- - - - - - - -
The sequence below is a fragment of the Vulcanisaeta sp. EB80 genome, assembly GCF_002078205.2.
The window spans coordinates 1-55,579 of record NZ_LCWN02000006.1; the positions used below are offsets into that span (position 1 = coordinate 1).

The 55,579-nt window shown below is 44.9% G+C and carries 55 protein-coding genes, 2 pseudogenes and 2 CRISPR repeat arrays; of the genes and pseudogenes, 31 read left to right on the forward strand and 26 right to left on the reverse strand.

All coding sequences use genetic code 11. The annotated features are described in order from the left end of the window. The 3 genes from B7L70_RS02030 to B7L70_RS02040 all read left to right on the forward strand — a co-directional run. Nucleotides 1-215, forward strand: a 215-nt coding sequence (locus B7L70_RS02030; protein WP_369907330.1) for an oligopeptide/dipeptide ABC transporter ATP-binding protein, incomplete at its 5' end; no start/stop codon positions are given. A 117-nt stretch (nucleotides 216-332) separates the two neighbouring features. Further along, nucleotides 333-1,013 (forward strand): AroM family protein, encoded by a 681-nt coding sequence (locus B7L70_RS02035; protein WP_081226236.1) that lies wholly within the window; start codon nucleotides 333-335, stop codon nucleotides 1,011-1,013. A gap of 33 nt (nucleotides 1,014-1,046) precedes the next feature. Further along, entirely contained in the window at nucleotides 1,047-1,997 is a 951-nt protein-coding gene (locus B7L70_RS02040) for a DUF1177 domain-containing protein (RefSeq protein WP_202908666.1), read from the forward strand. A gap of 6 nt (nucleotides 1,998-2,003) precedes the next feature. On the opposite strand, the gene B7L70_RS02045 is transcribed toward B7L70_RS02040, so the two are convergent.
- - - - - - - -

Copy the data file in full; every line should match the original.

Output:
The sequence below is a fragment of the Vulcanisaeta sp. EB80 genome, assembly GCF_002078205.2.
The window spans coordinates 1-55,579 of record NZ_LCWN02000006.1; the positions used below are offsets into that span (position 1 = coordinate 1).

The 55,579-nt window shown below is 44.9% G+C and carries 55 protein-coding genes, 2 pseudogenes and 2 CRISPR repeat arrays; of the genes and pseudogenes, 31 read left to right on the forward strand and 26 right to left on the reverse strand.

All coding sequences use genetic code 11. The annotated features are described in order from the left end of the window. The 3 genes from B7L70_RS02030 to B7L70_RS02040 all read left to right on the forward strand — a co-directional run. Nucleotides 1-215, forward strand: a 215-nt coding sequence (locus B7L70_RS02030; protein WP_369907330.1) for an oligopeptide/dipeptide ABC transporter ATP-binding protein, incomplete at its 5' end; no start/stop codon positions are given. A 117-nt stretch (nucleotides 216-332) separates the two neighbouring features. Further along, nucleotides 333-1,013 (forward strand): AroM family protein, encoded by a 681-nt coding sequence (locus B7L70_RS02035; protein WP_081226236.1) that lies wholly within the window; start codon nucleotides 333-335, stop codon nucleotides 1,011-1,013. A gap of 33 nt (nucleotides 1,014-1,046) precedes the next feature. Further along, entirely contained in the window at nucleotides 1,047-1,997 is a 951-nt protein-coding gene (locus B7L70_RS02040) for a DUF1177 domain-containing protein (RefSeq protein WP_202908666.1), read from the forward strand. A gap of 6 nt (nucleotides 1,998-2,003) precedes the next feature. On the opposite strand, the gene B7L70_RS02045 is transcribed toward B7L70_RS02040, so the two are convergent.